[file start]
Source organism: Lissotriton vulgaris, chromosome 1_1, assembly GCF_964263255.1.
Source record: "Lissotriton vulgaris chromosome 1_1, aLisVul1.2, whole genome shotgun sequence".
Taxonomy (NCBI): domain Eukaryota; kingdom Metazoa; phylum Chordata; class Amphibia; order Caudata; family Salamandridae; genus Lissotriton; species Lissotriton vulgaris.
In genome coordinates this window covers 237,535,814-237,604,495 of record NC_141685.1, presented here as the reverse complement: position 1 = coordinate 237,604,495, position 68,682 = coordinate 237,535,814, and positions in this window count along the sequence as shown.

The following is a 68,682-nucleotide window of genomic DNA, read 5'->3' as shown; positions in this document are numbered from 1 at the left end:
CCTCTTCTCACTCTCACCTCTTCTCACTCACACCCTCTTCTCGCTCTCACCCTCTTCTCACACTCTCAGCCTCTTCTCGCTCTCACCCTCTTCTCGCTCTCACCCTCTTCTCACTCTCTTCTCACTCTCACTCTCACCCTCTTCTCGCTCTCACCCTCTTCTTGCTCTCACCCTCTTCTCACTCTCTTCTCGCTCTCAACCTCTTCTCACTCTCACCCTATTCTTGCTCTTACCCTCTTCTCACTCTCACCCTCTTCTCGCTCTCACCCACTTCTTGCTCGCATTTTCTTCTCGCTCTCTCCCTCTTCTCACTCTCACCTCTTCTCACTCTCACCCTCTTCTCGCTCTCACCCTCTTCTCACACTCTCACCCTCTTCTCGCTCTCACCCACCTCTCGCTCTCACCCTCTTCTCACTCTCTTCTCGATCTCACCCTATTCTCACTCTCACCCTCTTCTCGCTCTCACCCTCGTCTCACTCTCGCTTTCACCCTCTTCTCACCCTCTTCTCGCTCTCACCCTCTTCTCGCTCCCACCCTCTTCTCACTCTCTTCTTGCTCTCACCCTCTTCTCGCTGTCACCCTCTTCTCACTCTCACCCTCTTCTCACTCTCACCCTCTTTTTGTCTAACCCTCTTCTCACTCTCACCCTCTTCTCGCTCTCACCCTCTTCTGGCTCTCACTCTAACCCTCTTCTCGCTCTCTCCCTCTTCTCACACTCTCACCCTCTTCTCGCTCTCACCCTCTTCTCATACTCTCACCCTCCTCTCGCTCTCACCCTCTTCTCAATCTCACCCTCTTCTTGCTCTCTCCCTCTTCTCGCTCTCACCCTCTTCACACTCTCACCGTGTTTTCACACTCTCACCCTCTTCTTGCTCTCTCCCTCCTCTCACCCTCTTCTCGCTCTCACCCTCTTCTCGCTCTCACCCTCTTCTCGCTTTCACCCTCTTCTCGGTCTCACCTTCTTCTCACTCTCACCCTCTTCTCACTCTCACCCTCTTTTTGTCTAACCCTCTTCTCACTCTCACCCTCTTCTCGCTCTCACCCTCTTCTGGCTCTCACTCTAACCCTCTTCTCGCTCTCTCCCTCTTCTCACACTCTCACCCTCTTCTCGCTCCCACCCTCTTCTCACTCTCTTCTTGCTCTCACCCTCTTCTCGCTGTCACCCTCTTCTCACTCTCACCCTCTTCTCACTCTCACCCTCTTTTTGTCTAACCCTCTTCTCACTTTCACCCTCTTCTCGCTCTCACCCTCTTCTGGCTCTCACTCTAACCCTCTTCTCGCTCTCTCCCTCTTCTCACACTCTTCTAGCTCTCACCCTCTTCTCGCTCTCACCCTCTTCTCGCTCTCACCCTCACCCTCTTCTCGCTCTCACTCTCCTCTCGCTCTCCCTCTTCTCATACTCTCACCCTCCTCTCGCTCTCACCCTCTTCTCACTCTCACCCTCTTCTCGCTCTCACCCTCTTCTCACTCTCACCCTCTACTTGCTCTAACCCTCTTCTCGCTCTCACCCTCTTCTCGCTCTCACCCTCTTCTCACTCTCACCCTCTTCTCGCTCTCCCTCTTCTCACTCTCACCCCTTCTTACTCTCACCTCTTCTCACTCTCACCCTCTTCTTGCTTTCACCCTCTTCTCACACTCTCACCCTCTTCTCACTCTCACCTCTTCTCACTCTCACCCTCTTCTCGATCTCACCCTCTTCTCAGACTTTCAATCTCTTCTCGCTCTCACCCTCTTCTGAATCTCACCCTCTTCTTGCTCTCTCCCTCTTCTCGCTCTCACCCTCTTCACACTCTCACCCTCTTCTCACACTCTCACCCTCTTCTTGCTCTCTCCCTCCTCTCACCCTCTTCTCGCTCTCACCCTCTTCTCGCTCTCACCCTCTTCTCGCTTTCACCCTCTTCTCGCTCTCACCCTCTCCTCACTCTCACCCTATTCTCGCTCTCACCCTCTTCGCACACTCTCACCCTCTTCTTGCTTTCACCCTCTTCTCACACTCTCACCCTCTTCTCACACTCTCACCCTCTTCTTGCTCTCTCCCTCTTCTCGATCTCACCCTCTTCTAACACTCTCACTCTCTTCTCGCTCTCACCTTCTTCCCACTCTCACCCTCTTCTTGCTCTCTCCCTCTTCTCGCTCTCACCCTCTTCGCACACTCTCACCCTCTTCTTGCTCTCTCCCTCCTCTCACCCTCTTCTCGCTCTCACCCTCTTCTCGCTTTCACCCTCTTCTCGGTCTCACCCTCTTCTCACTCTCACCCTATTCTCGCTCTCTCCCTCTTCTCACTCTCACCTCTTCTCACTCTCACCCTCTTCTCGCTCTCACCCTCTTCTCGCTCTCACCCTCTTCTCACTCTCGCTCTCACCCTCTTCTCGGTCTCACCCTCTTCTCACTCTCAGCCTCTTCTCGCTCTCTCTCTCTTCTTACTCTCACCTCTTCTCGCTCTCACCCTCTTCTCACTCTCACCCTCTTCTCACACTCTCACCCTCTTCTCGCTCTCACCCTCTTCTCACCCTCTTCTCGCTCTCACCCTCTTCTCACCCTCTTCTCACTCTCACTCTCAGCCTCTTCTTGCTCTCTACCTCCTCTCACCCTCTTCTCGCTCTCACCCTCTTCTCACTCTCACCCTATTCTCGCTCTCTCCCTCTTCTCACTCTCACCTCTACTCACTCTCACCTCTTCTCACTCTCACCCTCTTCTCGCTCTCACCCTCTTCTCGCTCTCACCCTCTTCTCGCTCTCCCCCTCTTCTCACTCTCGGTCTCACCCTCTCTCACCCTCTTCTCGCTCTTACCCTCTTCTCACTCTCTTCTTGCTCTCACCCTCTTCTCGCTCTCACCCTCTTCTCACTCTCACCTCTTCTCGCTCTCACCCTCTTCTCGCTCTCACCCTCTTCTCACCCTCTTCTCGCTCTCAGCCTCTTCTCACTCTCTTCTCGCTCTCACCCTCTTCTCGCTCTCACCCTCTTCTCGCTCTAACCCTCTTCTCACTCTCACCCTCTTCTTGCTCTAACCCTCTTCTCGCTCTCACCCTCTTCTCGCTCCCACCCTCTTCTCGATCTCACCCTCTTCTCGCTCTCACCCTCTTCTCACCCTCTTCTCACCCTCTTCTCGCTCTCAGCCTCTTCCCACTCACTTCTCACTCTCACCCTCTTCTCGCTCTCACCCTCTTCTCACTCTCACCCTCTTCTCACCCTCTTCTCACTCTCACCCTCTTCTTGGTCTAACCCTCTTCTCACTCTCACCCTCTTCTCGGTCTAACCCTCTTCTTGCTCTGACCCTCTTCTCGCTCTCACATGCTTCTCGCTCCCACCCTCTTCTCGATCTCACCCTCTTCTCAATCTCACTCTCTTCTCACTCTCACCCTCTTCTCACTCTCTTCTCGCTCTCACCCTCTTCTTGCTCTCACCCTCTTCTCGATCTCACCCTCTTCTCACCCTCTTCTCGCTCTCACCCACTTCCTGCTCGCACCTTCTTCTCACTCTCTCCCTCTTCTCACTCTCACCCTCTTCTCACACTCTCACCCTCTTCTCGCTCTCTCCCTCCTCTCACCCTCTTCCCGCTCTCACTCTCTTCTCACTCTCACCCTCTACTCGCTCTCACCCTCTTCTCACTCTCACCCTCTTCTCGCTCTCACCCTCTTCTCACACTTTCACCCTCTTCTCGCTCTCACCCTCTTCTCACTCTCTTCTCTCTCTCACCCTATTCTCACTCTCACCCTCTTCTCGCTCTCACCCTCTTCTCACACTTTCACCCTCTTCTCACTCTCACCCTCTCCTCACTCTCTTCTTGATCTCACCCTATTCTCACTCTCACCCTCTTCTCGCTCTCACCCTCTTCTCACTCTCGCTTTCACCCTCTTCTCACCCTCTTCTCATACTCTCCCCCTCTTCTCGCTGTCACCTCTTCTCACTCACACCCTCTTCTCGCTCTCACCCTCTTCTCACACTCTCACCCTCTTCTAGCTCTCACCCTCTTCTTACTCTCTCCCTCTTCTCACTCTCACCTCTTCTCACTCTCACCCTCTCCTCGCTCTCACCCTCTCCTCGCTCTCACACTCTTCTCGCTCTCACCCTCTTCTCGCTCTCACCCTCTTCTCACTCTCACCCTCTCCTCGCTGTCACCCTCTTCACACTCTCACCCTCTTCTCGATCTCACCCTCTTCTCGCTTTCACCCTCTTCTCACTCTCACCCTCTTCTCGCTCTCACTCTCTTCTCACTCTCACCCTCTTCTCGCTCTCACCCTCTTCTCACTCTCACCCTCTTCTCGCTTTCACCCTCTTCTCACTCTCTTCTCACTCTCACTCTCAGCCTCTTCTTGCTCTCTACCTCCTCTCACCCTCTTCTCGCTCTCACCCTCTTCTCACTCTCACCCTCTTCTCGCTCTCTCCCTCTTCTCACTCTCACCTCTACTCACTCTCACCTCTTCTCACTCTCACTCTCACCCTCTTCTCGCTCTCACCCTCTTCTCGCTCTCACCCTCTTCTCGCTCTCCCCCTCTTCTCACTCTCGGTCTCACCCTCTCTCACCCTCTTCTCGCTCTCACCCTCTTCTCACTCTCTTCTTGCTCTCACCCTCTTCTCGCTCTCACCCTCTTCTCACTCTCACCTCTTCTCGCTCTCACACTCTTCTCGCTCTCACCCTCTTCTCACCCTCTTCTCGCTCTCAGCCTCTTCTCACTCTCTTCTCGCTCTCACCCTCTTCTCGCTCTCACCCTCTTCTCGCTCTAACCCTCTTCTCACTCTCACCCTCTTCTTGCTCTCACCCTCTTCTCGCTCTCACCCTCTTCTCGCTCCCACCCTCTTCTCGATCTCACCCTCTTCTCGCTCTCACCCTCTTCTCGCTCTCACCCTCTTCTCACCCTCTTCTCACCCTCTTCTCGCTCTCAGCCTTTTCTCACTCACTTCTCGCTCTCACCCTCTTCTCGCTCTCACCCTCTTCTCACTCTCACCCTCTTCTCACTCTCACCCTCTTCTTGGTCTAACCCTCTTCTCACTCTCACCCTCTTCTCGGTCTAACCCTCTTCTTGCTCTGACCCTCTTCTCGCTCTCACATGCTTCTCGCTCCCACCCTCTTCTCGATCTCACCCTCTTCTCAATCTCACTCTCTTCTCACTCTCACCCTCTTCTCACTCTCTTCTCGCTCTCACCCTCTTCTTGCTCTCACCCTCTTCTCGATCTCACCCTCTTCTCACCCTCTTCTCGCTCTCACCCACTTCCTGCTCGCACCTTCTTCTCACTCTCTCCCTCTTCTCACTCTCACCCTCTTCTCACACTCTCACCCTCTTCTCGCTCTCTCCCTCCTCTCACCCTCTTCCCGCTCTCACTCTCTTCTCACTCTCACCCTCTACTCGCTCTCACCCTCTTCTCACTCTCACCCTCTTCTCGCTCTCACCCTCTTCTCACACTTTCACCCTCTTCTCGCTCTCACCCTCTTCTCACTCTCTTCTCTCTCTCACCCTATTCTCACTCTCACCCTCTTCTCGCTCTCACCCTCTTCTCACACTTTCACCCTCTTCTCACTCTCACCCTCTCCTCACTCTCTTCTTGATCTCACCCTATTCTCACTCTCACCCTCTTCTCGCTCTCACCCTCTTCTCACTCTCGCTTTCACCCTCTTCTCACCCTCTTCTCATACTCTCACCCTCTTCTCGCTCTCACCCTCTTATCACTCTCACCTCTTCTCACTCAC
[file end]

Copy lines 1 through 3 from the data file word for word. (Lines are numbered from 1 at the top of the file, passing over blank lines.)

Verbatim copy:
Source organism: Lissotriton vulgaris, chromosome 1_1, assembly GCF_964263255.1.
Source record: "Lissotriton vulgaris chromosome 1_1, aLisVul1.2, whole genome shotgun sequence".
Taxonomy (NCBI): domain Eukaryota; kingdom Metazoa; phylum Chordata; class Amphibia; order Caudata; family Salamandridae; genus Lissotriton; species Lissotriton vulgaris.